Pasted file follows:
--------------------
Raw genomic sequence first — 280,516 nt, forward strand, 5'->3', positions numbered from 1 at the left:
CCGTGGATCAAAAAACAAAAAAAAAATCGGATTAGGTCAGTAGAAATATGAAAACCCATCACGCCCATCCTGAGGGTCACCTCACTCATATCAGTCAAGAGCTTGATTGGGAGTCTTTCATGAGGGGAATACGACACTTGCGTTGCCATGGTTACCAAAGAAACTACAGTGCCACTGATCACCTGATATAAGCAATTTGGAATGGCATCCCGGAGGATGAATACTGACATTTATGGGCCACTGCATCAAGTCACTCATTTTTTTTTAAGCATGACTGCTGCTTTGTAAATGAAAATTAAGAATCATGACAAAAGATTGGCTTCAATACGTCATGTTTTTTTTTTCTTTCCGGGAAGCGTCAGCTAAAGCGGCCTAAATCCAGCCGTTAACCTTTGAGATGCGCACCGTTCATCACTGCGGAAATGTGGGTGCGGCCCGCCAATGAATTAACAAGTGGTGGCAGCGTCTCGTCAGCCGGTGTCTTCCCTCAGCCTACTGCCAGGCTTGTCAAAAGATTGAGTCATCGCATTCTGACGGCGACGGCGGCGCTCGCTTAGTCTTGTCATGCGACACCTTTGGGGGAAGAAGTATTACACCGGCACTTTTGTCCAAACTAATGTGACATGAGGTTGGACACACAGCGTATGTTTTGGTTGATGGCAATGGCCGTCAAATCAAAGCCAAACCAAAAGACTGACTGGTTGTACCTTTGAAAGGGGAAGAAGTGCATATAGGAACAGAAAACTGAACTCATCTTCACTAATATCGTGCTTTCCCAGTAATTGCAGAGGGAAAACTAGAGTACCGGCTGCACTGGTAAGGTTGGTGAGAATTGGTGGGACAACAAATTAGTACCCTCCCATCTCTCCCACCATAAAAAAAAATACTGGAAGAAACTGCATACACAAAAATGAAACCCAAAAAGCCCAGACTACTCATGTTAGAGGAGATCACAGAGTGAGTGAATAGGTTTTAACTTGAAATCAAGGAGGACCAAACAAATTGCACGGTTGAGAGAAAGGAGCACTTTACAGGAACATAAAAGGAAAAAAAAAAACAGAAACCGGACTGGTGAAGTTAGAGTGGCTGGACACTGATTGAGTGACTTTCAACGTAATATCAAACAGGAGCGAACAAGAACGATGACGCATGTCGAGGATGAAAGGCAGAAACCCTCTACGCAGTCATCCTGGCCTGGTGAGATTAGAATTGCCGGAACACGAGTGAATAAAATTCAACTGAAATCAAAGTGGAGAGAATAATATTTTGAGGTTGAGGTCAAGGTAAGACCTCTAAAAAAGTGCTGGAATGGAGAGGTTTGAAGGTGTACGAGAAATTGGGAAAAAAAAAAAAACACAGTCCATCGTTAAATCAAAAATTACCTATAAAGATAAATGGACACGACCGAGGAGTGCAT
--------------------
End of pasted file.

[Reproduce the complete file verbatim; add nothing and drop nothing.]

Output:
Raw genomic sequence first — 280,516 nt, forward strand, 5'->3', positions numbered from 1 at the left:
CCGTGGATCAAAAAACAAAAAAAAAATCGGATTAGGTCAGTAGAAATATGAAAACCCATCACGCCCATCCTGAGGGTCACCTCACTCATATCAGTCAAGAGCTTGATTGGGAGTCTTTCATGAGGGGAATACGACACTTGCGTTGCCATGGTTACCAAAGAAACTACAGTGCCACTGATCACCTGATATAAGCAATTTGGAATGGCATCCCGGAGGATGAATACTGACATTTATGGGCCACTGCATCAAGTCACTCATTTTTTTTTAAGCATGACTGCTGCTTTGTAAATGAAAATTAAGAATCATGACAAAAGATTGGCTTCAATACGTCATGTTTTTTTTTTCTTTCCGGGAAGCGTCAGCTAAAGCGGCCTAAATCCAGCCGTTAACCTTTGAGATGCGCACCGTTCATCACTGCGGAAATGTGGGTGCGGCCCGCCAATGAATTAACAAGTGGTGGCAGCGTCTCGTCAGCCGGTGTCTTCCCTCAGCCTACTGCCAGGCTTGTCAAAAGATTGAGTCATCGCATTCTGACGGCGACGGCGGCGCTCGCTTAGTCTTGTCATGCGACACCTTTGGGGGAAGAAGTATTACACCGGCACTTTTGTCCAAACTAATGTGACATGAGGTTGGACACACAGCGTATGTTTTGGTTGATGGCAATGGCCGTCAAATCAAAGCCAAACCAAAAGACTGACTGGTTGTACCTTTGAAAGGGGAAGAAGTGCATATAGGAACAGAAAACTGAACTCATCTTCACTAATATCGTGCTTTCCCAGTAATTGCAGAGGGAAAACTAGAGTACCGGCTGCACTGGTAAGGTTGGTGAGAATTGGTGGGACAACAAATTAGTACCCTCCCATCTCTCCCACCATAAAAAAAAATACTGGAAGAAACTGCATACACAAAAATGAAACCCAAAAAGCCCAGACTACTCATGTTAGAGGAGATCACAGAGTGAGTGAATAGGTTTTAACTTGAAATCAAGGAGGACCAAACAAATTGCACGGTTGAGAGAAAGGAGCACTTTACAGGAACATAAAAGGAAAAAAAAAAACAGAAACCGGACTGGTGAAGTTAGAGTGGCTGGACACTGATTGAGTGACTTTCAACGTAATATCAAACAGGAGCGAACAAGAACGATGACGCATGTCGAGGATGAAAGGCAGAAACCCTCTACGCAGTCATCCTGGCCTGGTGAGATTAGAATTGCCGGAACACGAGTGAATAAAATTCAACTGAAATCAAAGTGGAGAGAATAATATTTTGAGGTTGAGGTCAAGGTAAGACCTCTAAAAAAGTGCTGGAATGGAGAGGTTTGAAGGTGTACGAGAAATTGGGAAAAAAAAAAAAACACAGTCCATCGTTAAATCAAAAATTACCTATAAAGATAAATGGACACGACCGAGGAGTGCAT